A regular 15A socket AC wall charger will take over 12 hours, but DC fast charging can deliver an 80 per cent charge in as low as 35 minutes. BYD is offering the e6 with an optional 6.6 kW charger. But it has also developed a unique 40 kW AC charger that is compact, fast and doesn’t need the extra cooling equipment that DC chargers require.

The e6’s cabin is predictably quiet and there is only a generated mechanical whine that sets in while driving at speeds of up to 30 kmph (for pedestrian safety). The ride is well sorted for the most part even at 3-digit speeds. The suspension includes McPherson struts for the front and a multi-link set up for the rear. The BYD e-platform on which it is built is a classic skateboard platform with an underfloor battery pack set up. Stability shouldn’t be an issue. With disc brakes all around, the braking performance is also pretty good. In city traffic, pre-emptive regen braking should be enough for the most part.

Bottom line

It is good to see that the BYD e6 also gets a long list of safety features as standard. Four airbags, ISOFIX mounts, tyre pressure monitoring, traction control, ESP, and a brake override system are all standard.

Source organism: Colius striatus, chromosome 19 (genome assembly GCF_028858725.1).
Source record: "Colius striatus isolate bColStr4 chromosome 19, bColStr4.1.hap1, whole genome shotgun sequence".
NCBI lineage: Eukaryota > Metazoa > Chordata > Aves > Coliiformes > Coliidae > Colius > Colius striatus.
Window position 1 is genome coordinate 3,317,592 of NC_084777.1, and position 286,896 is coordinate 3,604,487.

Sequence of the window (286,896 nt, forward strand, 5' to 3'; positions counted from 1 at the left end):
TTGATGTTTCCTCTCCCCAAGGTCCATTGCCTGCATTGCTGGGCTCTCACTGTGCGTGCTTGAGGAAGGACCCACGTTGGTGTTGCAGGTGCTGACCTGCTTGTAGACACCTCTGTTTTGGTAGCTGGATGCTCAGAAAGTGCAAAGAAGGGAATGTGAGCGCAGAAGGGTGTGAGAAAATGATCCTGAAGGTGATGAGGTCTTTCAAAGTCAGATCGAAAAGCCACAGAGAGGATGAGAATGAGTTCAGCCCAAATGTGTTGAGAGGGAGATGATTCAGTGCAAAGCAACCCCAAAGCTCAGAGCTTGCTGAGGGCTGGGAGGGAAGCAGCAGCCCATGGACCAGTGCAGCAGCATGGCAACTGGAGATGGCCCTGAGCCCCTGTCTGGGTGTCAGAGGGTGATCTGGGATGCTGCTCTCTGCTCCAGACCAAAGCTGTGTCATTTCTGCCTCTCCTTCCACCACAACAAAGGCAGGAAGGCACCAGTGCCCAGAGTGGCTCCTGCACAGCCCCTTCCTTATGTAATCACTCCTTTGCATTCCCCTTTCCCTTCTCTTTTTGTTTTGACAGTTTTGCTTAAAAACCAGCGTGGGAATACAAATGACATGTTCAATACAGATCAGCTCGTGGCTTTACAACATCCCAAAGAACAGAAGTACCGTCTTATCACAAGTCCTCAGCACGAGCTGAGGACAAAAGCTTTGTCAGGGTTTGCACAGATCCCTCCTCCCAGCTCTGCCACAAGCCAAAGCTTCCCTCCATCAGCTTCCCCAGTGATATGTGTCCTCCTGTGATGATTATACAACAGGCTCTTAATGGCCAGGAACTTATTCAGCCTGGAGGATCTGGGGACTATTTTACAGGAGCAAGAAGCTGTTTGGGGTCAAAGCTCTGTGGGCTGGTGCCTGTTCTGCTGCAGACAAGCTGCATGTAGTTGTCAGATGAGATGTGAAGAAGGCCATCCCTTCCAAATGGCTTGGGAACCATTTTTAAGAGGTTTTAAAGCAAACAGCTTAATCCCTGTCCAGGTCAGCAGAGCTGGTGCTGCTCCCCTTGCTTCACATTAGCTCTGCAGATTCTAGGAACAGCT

BYD is offering the e6 in two trim variants – GL and GLX, with the difference being only in the charging function (with or without the proprietary AC fast charging). The vehicle will be available in eight Indian cities initially, including Delhi NCR and Chennai, at a starting ex-showroom price of ₹29.15 lakh for eligible institutional buyers. At that price, there are more feature-loaded ICE options to choose from, but the e6 is a fair compromise for an EV. The BYD e6 won’t qualify for FAME subsidies, but depending on the city it is registered in, there could be State exemptions for road tax and registration charges.

Published on December 24, 2021